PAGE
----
Short mounds

how do pitchers pitch on short mounds when ther stride foot lands halfway on and off the mound we are new to travel ball allways pitched on dirt mound are long mound at pitching lessons

thanks

There’s not much you can do about those short mounds. Unless you have a pretty short stride to begin with, overstriding to get past the end of the mound is not a good answer. I would say to shorten the stride to stay on or just get used to it as best you can. I find it easier to adjust mechanics while shortening the stride over lengthening it. Especially if this is just for a game or two.

I hate portable mounds with a passion. I used to have a kid with a long stride and even though the mounds we played on were reasonably long, they weren’t long enough for him. He’d end up shortening his stride which would throw off his timing. On days when he was scheduled to pitch, the first thing I would do when we arrived at the park was to step off the length of the mound. That would tell me before the game even started if the kid would do ok or if he was going to struggle. Did I say how much I hate portable mounds? :pullinghair:

Short Mounds and Short Strides

When a pitcher short-strides during his/her pitching cycle/delivery, this is usually the signs of fatigue, sprains, momentary discomfort, and other physical ailments. Add lack of concentration, mental distractions, and so forth compound the short-stride.

Take away the lack of proper training, which is a topic all by itself, and we have the body’s management of a host of impressions that an athlete is trying to deal with other than the topography of the pitching surface. So, a pitcher is dealing with conditions that he/she has internally, thus passing on to other parts of the body extra loads of stress.

The lengthy two paragraphs above were designed to approach this topic from a different angle – namely the physical discomfort of pitching off a short-stride mound, by a not so healthy pitcher. Thus, instead of the mound itself causing problems, the not so healthy pitcher has brought ailments to the mound.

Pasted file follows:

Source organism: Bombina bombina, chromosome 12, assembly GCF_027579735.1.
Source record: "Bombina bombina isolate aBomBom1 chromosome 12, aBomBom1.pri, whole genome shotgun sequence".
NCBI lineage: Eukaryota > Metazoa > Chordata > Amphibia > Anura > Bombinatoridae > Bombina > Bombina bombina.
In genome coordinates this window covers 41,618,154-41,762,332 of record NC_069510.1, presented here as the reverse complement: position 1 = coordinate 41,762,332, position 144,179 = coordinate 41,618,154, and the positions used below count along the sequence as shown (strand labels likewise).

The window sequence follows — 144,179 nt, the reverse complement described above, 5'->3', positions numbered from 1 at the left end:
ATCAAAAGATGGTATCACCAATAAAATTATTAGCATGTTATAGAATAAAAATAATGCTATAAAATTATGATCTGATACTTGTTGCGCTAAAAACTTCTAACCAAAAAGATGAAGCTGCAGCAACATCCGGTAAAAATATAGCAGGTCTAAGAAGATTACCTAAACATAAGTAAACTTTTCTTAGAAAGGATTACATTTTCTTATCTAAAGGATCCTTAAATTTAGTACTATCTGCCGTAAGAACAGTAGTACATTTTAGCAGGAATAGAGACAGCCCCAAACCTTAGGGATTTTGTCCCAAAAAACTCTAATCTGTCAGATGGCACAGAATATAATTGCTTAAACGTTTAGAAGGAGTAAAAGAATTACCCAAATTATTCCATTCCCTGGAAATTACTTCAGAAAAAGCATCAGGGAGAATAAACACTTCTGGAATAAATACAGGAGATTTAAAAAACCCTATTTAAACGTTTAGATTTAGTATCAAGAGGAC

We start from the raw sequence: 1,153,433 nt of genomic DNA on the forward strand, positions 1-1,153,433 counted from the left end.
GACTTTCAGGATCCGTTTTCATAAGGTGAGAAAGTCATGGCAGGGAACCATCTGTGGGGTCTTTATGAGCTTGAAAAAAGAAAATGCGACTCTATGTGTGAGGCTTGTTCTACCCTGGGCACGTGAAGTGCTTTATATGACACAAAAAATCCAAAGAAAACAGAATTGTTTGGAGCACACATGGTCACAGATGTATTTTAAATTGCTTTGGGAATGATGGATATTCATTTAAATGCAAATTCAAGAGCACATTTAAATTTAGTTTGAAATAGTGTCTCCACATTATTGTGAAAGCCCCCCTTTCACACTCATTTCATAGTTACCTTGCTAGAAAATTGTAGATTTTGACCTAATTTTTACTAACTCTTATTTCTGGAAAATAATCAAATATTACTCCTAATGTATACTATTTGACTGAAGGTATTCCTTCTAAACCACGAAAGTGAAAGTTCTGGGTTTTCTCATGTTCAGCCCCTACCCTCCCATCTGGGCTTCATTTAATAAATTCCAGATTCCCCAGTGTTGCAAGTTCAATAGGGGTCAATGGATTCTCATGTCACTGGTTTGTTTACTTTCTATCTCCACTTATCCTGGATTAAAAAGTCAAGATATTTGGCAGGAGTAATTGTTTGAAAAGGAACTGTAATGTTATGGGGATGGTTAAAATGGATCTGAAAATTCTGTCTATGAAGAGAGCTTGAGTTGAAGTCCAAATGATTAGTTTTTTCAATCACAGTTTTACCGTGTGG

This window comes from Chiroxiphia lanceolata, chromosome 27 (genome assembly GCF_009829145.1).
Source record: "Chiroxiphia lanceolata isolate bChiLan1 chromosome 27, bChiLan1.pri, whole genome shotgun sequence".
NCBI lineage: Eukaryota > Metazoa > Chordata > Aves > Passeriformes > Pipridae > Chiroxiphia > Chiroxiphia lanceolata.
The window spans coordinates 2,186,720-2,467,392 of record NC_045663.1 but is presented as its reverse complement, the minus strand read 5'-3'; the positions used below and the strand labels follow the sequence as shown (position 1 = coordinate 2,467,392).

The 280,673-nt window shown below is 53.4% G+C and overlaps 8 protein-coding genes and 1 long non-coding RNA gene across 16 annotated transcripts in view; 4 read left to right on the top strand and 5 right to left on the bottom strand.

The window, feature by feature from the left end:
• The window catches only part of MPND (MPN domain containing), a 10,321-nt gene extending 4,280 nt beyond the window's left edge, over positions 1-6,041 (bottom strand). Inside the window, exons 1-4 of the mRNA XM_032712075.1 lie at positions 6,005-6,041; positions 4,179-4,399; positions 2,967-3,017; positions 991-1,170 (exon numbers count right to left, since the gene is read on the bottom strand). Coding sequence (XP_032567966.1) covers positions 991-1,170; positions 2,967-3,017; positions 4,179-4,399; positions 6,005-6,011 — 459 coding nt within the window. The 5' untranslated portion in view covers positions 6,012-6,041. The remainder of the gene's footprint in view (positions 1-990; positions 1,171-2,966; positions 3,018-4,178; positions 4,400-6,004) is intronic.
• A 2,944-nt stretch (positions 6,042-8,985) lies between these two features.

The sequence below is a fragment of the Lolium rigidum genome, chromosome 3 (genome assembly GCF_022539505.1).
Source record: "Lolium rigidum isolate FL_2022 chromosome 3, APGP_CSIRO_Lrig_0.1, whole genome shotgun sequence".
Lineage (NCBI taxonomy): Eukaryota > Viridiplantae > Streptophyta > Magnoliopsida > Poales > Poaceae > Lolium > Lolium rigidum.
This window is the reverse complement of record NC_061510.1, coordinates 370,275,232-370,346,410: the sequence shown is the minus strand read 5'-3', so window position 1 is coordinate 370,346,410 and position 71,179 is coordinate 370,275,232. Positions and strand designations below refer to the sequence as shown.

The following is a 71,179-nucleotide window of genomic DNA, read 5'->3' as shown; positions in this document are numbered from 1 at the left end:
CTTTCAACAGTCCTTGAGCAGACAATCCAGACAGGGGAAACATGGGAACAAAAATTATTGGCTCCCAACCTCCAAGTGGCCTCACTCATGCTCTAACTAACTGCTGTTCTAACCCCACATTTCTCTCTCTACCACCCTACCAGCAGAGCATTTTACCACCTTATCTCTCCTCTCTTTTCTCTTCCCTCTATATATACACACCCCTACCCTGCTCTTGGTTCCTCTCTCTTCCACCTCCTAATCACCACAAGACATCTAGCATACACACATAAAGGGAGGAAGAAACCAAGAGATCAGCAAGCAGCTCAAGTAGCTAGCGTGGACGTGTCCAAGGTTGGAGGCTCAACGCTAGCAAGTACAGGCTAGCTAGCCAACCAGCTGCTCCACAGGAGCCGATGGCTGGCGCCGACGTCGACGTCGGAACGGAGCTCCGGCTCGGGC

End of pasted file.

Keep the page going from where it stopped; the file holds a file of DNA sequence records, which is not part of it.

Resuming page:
When a healthy pitcher encounters a short mound, more often than not, this design can cause ailments – sore lumbar, stiff neck, sore shoulders, leg cramps and a host of other things.

These prefab mounds are primarily designed for one purpose and one purpose only – to save money with field maintenance and other related issues. In effect, these mounds will inevitably cause an overly upright posture, total dependency on the arm to deliver the baseball, and a pitching surface that’s a journey in … surprise, surprise, surprise during every pitch.

Monitor your son for early signs of pain and discomfort in the lumbar (lower back), neck, shoulders and arm, groin, and leg cramps.

I know travel teams are an expensive proposition, but I suggest shutting him down at the first signs of what I mentioned heretofore. Don’t let someone else’s decision to save a buck influence your son’s health.

Coach B

[quote=“Coach Baker”]Short Mounds and Short Strides

When a healthy pitcher encounters a short mound, more often than not, this design can cause ailments – sore lumbar, stiff neck, sore shoulders, leg cramps and a host of other things.

These prefab mounds are primarily designed for one purpose and one purpose only – to save money with field maintenance and other related issues. In effect, these mounds will inevitably cause an overly upright posture, total dependency on the arm to deliver the baseball, and a pitching surface that’s a journey in … surprise, surprise, surprise during every pitch.

Monitor your son for early signs of pain and discomfort in the lumbar (lower back), neck, shoulders and arm, groin, and leg cramps.

I know travel teams are an expensive proposition, but I suggest shutting him down at the first signs of what I mentioned heretofore. Don’t let someone else’s decision to save a buck influence your son’s health.

Coach B[/quote]
I failed to mention the health-related issues of short mounds but Coach B nailed it and I agree 100% with him.

It was always a dilemma for me as the coach of the kid I referred to above as to whether or not to let him pitch on a short mound knowing that he would be shortening his stride, altering his timing, and exposing himself to greater risk of injury.